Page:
The Fitting Equation: You May Not Always Need a New Set, But When You Do, Get Fit
Get fit. Get new clubs.
Or maybe not.
“I think that was the aha thing about the whole experience: that the clubs I have, some I didn’t think I could hit, I actually can play them, and play them well. I just need to play them more frequently. If you stop playing the clubs you don’t think you hit well, your chances of hitting them well decrease.”
So says avid, high-handicap golfer Terri Gallavan, capturing golf’s great Catch-22 following a recent fitting session at Club Champion in Palm Desert. (By way of disclosure, Terri is my wife. And don’t tell her I wrote this, but she’s more competitive than me on the course. Shhhh.)
After hitting through her decade-old mix of Cleveland and Cobra irons and transitional clubs — hybrids, fairway woods — and then testing various head and shaft combinations from an array of manufacturers, as is part and parcel of a fitting, she walked away with exactly what she carried in. In terms of launch, spin, ball flight, carry and overall distance, there was a near mirroring of results.
Most of us think of a club fitting as a path to new gear. And often, it is. Technology advances, our abilities move forward, or backward. We age. We exercise or we don’t. What worked a few years ago no longer works.
Unless, of course, it still does.
“I’ve been to golf school a few times, I understand some of the ‘whys’ of it all, but I’ve never been through this type of fitting experience where you have all this data right there in front of you, and with this immediate feedback,” Terri says. “The numbers showed my gaps were good on the clubs I have, that there’s 10 yards between each of them.”
For those who haven’t visited Club Champion or another fitting studio, sessions are held indoors, using state-of-the-art tracking monitors that pick up a slew of data points, all washed through a computer to give real-time, real-flight results. It’s cool, even if you’re not the wonky type.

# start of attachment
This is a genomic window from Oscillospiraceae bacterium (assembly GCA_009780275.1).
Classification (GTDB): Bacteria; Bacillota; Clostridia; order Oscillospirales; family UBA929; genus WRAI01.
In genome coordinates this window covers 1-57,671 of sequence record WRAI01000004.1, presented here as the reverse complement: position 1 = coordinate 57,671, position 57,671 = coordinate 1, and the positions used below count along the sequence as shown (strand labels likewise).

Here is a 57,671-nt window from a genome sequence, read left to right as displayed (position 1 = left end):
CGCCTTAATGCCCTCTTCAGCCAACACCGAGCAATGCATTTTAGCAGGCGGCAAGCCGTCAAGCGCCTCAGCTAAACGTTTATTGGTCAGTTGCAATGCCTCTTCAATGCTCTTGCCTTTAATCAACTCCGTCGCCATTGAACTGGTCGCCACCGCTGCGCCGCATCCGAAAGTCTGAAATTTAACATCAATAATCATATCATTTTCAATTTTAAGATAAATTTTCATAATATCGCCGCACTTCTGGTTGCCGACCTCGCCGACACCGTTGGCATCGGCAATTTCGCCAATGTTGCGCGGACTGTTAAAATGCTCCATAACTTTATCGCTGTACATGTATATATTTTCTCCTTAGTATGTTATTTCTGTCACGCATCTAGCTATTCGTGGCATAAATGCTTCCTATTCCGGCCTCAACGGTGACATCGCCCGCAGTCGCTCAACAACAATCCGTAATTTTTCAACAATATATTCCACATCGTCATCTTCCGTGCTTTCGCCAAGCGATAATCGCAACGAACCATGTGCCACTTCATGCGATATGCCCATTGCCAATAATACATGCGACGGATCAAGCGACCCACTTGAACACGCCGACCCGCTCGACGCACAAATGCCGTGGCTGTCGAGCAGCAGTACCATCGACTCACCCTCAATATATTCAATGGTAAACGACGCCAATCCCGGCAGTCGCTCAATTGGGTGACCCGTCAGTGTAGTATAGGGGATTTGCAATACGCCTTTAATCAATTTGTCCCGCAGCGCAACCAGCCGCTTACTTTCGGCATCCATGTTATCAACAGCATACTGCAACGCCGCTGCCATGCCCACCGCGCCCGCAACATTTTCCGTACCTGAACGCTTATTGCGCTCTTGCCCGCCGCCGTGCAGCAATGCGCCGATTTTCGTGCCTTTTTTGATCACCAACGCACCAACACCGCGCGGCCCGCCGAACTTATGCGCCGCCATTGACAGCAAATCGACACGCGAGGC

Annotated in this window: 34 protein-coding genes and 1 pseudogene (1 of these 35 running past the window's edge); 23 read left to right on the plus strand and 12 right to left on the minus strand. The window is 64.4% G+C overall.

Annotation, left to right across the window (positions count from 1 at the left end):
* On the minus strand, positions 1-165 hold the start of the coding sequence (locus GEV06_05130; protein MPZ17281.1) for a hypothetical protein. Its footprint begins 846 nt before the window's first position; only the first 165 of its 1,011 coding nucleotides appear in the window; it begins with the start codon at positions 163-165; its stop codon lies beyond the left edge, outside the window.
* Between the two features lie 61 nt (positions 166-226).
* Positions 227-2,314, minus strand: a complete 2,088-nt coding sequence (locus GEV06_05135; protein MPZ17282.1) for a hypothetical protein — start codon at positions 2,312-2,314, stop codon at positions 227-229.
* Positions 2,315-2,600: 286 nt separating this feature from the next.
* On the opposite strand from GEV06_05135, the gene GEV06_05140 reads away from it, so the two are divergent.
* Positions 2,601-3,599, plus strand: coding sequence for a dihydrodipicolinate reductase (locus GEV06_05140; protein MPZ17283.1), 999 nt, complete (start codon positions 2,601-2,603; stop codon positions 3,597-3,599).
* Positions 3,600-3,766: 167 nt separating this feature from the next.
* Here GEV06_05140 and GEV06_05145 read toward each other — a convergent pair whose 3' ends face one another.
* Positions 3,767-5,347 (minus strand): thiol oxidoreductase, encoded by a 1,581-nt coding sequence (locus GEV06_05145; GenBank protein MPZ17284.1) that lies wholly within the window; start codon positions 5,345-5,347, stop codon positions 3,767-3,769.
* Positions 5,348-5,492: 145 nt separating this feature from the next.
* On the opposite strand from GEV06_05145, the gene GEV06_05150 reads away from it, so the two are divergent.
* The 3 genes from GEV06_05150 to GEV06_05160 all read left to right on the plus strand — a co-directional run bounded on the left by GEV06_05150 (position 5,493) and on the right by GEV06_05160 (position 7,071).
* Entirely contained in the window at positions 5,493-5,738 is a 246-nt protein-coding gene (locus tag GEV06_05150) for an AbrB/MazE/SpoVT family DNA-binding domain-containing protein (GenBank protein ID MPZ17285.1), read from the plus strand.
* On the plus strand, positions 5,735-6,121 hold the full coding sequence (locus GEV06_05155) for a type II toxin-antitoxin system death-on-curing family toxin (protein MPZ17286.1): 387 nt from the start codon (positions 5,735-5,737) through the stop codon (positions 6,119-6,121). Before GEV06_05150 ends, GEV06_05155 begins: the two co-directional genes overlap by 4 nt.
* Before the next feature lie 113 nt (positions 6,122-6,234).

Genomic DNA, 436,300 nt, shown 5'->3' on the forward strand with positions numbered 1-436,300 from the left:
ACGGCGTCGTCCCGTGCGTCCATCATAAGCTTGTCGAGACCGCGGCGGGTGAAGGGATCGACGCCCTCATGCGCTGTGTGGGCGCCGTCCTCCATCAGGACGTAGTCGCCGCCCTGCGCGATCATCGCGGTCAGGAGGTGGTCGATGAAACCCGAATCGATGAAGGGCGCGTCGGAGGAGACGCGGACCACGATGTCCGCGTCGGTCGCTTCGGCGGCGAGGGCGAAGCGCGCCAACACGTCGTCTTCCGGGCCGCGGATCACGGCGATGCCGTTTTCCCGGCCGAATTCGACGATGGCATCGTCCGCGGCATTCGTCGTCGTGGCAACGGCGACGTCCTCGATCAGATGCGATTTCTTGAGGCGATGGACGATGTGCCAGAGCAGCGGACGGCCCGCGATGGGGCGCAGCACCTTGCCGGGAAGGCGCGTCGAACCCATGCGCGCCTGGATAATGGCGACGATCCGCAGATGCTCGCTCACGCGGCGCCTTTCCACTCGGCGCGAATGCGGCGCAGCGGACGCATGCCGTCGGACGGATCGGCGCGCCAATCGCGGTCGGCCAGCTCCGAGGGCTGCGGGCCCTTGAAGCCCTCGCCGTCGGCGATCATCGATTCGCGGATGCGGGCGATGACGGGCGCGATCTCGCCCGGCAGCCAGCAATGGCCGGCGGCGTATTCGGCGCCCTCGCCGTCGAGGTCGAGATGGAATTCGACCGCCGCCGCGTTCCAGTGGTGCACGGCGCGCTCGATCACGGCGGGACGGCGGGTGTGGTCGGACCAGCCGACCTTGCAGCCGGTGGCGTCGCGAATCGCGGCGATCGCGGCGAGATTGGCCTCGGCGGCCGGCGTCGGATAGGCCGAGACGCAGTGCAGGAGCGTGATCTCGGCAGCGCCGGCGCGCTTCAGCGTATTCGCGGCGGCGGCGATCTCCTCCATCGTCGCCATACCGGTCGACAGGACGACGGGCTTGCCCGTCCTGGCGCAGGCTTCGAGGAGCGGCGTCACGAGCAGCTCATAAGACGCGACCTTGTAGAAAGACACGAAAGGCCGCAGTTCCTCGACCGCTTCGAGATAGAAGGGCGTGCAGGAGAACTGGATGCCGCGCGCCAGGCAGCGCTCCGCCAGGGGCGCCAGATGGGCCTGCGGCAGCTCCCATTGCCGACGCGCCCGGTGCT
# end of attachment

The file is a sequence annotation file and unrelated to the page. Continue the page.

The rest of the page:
ALWAYS A POSITIVE
Club Champion is obviously in the business of pairing players with clubs. But Bryon Smith, PGA of America and manager of the Palm Desert studio, says situations like Terri’s are not at all rare. He says they typically see it in higher-handicap, slowerswing players who can “get away with an equipment issue” more readily than a Tour pro who can wear a dime-sized spot in the face of a 3-iron.
When your fitting time comes, remember that butterflies go with golf, no matter how much we’ve played, and that can translate easily to the fitting bay. Previously fit and having played for more than 20 years, even if sporadically at times, Terri nonetheless had the jitters, and she says you will, too, and not to worry about it.
“I always get nervous when I have a new golf experience or play with people I don’t know,” she says. “I really like to golf with family and friends, and it is a little intimidating to perform in front of new people. But Bryon was friendly and welcoming. We sat down and talked, and he asked about my expectations and wanted to know about me. He was very open and friendly and made me feel comfortable. He made it easy for me to get up and do my thing. You hit into the screen, which is the ‘range,’ and all these numbers come up. He explained the key ones and then I started to track them myself. There is a lot of feedback.”
That’s the point of this whole exercise, to know where you are and where you might need to be, equipment-wise. New spec or long-loved, the idea is to know that you and your gear are simpatico.
“With our business model we aren’t going to oversell or upsell a customer,” Smith adds. “That builds a good rapport with the fitter. So that person goes away with the gamers, works with a coach, plays more, sees improvement and comes back to be refit, and it is an even better result then.”
“It is worth the investment,” Terri echoes, “because you are going to get something positive out of it. Even if you don’t need new clubs, perhaps something more important is affirming that you do have a decent swing, even if only at times, and you just need to work on repeating that more often. Sometimes you don’t hit your clubs well. That’s just golf.”
Sounds like I’ll be getting in more rounds with my favorite playing partner.